Kieran Kingston is looking forward to the All Ireland SHC.
Kieran Kingston is looking forward to the All Ireland SHC.

Kingston: 'We’re honoured to be part of something special'

By Cian O'Connell

Kieran Kingston waited and wondered.

As uncertainty swept the world there were days in 2020 when the Cork manager pondered whether there would be Championship hurling at all this year.

"Some days I did, some days I didn’t," Kingston reflects ahead of Saturday's intriguing Munster Championship clash with Waterford at Semple Stadium. 

"At times there was more hope than anything else, but at the back of the mind always we prepared on the basis that it would go ahead at some stage.

"We didn't know when - whether it would be July, as was said in March, or September, or now. It was a challenge for everybody, but of course there were times when everybody was unsure because it wasn’t something we were in control of.

"We’re all on the bus and we want to be on the bus, but none of us are driving it, so we weren’t really in control of our destiny. All we could do was prepare ourselves on the basis that it would happen, and we’re thrilled it is.

"The concern all of us would have is that nobody wants to lose a year of their playing career, a year of the championship. The supporters, everybody, but the players, in particular."

Cork senior hurling manager Kieran Kingston.
Cork senior hurling manager Kieran Kingston.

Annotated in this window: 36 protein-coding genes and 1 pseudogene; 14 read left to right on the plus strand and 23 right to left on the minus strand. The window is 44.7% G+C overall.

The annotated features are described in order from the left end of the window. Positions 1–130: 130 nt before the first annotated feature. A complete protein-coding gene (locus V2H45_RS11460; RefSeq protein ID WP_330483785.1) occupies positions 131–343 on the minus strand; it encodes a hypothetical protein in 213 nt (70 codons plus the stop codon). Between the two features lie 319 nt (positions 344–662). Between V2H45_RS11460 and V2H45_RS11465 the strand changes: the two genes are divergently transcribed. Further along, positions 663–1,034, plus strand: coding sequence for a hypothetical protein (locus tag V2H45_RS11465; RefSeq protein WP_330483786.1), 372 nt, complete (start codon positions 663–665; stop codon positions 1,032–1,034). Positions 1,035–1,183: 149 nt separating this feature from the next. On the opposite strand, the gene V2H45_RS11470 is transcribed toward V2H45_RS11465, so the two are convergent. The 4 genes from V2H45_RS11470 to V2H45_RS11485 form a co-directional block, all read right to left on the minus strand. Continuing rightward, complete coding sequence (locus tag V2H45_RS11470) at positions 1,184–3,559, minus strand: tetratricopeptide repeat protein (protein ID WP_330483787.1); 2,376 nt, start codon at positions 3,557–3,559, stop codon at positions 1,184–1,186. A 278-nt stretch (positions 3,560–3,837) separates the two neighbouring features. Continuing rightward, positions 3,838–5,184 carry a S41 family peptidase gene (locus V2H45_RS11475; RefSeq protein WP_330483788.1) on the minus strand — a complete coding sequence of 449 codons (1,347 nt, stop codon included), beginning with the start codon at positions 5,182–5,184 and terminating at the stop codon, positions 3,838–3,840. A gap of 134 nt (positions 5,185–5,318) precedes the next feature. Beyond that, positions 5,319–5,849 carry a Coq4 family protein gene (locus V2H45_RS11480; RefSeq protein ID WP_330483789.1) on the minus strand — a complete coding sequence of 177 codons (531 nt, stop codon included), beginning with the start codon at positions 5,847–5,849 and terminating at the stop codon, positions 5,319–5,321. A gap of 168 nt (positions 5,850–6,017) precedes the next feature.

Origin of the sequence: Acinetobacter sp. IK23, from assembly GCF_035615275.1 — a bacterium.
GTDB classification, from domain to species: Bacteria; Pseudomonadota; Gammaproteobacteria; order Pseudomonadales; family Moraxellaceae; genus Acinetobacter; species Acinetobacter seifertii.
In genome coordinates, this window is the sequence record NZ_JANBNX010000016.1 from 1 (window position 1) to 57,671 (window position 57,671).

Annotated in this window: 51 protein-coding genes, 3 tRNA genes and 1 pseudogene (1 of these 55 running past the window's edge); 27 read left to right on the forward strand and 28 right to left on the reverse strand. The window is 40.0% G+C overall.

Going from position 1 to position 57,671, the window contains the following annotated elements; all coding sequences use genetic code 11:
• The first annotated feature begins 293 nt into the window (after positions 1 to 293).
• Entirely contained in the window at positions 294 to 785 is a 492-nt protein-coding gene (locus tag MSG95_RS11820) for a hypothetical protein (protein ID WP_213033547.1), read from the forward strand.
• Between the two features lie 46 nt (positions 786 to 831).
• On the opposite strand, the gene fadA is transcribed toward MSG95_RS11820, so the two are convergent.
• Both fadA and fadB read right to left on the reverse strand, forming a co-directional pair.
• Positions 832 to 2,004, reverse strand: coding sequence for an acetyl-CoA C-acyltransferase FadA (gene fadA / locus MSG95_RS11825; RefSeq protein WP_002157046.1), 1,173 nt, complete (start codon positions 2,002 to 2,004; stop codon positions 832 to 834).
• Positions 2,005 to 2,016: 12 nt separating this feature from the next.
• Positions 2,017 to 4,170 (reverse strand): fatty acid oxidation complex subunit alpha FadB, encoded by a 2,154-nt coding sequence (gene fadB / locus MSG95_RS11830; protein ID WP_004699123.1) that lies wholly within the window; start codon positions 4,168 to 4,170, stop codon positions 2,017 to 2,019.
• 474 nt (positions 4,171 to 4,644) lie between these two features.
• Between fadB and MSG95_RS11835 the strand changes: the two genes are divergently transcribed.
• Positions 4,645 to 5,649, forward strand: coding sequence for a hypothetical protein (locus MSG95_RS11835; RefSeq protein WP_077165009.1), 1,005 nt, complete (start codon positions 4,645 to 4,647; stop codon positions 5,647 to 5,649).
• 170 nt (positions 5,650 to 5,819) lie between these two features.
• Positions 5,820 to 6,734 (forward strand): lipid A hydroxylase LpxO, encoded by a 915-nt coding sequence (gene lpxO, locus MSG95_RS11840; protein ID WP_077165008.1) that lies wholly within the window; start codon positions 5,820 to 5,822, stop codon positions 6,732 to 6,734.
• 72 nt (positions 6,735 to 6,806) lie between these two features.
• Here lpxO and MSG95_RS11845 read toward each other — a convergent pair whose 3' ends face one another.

Behind the scenes significant work continues to be carried out for which Kingston is extremely grateful.

"We have a very good Covid Officer in Dave Nolan, who keeps us on our toes and who does a super job, as well as Dr Colm Murphy and Dr Con Murphy," Kingston states.

"We’re an elite group, but we’re not a professional sports team. We have the bones of 50 people coming together who can’t cocoon when they leave training. "We have eight teachers who have to go back and do their jobs the following day and there are others who interact with people on an ongoing basis. 

"So we have to protect the people in our group, the people in their families and the people they interact with on an ongoing basis. That’s a challenge but it’s the nature of where we are. When we’re together we take every precaution we can to ensure we can continue to participate in this Championship."

The blood red and white jersey always counts in Cork, but in these testing times Kingston accepts the significance of being involved.

"Every player respects the position he’s in, being allowed to play the game," Kingston remarks. "It’s an honour to represent their county any time, but in the year that’s in it, irrespective of the protocols, it’s an honour to represent the county in this year with the lockdown and the hardship and so on. 

"It’s very important to the GAA people in Cork, and to GAA people all over the country, that we can do that and we’re honoured to be part of something special in an extraordinary year."